To cut the ropes, they used these little bombs to blow them up, and one time the guy did it too late and it blew up right next to my hand, and a piece of copper went all the way down to the bone on my thumb. It was intense for sure; there’d be 100 people watching and helicopters flying around filming and you’re on the spot.
Then they taught us how to shoot machine guns and I had to haul and then hop switch and then aim near them, but not at them. I couldn’t have aimed at them if I tried, so it was pretty wild trying not to aim at them when I could barely be accurate with that thing at all.
Other times I’d be skiing, and they’d tell me not to look into the camera, so that you wouldn’t know it wasn’t Tom Hardy. You’d try not to look at the camera, which was funny because you’d be skiing around trying not to look at the camera, but sometimes the camera would be right where you needed to look, so that was interesting trying to ski without looking in the right direction. But because of my experience filming for ski movies, I had a really good awareness of where the camera was and how to work with it, so they were pretty stoked on that. Chris Patterson was also there filming, and he used to film for Warren Miller, so he was great to work with; he’d be chasing me through the trees with this enormous camera; it was pretty impressive.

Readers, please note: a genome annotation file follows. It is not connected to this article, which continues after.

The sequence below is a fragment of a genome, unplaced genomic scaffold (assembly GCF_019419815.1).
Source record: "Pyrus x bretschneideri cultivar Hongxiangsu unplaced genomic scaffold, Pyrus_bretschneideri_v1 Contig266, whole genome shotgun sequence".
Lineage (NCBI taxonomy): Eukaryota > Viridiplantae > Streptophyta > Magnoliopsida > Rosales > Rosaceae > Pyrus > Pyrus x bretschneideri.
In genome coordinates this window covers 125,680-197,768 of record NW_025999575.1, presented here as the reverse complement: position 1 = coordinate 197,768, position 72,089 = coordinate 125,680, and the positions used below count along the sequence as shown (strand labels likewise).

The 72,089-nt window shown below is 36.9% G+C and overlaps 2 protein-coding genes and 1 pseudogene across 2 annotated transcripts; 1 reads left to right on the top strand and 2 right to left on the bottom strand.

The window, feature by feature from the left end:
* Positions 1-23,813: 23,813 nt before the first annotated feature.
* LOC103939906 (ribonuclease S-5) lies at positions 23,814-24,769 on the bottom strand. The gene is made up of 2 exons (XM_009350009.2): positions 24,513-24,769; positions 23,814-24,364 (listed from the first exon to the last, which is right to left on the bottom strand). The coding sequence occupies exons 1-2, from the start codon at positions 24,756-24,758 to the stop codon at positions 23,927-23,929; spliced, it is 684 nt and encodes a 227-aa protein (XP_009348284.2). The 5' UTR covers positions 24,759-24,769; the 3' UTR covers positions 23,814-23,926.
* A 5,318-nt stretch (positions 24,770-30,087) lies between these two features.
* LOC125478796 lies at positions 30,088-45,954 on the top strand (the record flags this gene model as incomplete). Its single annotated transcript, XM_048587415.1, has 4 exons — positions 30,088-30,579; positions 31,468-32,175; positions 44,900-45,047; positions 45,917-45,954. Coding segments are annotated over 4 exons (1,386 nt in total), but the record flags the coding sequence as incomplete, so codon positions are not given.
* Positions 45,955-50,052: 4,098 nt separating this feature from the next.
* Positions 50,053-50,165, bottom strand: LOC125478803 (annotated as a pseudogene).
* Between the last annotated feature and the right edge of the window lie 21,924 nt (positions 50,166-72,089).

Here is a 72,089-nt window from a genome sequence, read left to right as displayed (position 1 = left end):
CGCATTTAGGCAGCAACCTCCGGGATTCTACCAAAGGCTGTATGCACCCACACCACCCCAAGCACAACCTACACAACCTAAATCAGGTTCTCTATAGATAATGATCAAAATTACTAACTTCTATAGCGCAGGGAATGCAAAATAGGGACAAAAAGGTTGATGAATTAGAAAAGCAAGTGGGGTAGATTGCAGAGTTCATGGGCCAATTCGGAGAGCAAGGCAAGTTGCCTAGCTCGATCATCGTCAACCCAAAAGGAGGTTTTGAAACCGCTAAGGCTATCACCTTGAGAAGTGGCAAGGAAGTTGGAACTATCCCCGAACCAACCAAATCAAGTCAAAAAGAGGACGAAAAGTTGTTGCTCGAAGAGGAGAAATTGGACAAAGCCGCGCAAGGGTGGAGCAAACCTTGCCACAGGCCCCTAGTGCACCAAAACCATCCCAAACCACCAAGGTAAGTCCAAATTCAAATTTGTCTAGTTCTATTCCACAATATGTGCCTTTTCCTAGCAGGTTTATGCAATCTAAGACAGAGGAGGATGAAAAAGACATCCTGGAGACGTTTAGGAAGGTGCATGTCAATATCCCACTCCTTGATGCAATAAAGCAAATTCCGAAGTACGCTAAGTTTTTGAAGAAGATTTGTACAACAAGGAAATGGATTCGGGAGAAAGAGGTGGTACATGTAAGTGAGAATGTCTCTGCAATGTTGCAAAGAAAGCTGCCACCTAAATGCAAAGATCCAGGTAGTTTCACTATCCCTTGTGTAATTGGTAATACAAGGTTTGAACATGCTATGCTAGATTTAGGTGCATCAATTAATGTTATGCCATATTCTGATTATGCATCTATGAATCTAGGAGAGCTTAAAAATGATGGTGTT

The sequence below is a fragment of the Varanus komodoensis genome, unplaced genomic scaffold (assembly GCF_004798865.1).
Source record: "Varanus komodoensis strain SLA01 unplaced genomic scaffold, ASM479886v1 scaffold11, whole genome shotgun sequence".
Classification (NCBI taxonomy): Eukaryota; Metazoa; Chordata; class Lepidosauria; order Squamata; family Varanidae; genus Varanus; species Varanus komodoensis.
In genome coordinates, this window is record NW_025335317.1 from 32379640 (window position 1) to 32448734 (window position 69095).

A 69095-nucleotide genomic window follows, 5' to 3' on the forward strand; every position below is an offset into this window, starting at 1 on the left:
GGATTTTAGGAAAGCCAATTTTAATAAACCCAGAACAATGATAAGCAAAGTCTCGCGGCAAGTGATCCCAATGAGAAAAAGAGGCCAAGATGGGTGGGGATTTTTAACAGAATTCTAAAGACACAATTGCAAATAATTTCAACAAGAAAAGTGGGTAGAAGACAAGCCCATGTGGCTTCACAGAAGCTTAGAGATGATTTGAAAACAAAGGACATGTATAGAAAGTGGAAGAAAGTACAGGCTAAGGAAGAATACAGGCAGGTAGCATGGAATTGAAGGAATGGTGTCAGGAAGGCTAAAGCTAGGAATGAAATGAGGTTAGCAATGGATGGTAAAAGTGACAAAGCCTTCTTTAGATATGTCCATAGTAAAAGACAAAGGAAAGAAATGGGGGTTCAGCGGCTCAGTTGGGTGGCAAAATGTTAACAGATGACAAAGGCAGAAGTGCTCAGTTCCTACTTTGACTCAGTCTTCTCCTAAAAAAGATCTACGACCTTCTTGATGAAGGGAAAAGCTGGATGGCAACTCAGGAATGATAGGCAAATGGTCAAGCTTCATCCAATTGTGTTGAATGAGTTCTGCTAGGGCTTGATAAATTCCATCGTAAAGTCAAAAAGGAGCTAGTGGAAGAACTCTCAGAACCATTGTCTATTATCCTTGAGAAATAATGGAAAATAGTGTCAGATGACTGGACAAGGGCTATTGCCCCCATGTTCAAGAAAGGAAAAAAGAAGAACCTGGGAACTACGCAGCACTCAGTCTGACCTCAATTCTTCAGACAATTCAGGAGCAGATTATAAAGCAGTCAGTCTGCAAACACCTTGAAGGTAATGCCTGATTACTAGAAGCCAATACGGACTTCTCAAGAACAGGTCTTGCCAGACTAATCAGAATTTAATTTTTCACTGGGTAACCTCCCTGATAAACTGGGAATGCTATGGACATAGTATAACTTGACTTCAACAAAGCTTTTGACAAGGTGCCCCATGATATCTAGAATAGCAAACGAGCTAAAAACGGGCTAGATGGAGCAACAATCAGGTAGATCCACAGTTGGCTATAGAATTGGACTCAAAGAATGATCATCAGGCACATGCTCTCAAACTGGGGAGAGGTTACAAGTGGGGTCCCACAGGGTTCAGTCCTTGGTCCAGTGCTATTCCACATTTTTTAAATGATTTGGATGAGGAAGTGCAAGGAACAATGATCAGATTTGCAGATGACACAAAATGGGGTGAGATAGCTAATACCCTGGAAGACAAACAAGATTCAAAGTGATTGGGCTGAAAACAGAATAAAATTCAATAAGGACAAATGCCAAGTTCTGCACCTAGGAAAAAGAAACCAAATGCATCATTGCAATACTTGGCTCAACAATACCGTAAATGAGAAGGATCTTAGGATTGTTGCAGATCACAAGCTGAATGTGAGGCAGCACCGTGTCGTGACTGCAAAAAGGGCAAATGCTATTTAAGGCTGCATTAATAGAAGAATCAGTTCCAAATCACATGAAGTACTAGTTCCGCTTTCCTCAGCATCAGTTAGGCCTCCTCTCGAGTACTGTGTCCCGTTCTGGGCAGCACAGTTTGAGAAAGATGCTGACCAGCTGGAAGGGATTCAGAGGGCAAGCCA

One day we just needed scenic shots, so we just ripped around on their brand new sleds for the whole day, which was awesome. We tried to buy the sleds from them when it was over, but they sold them for cheap to the local cat skiing place instead. We were bummed.
How long were you shooting for?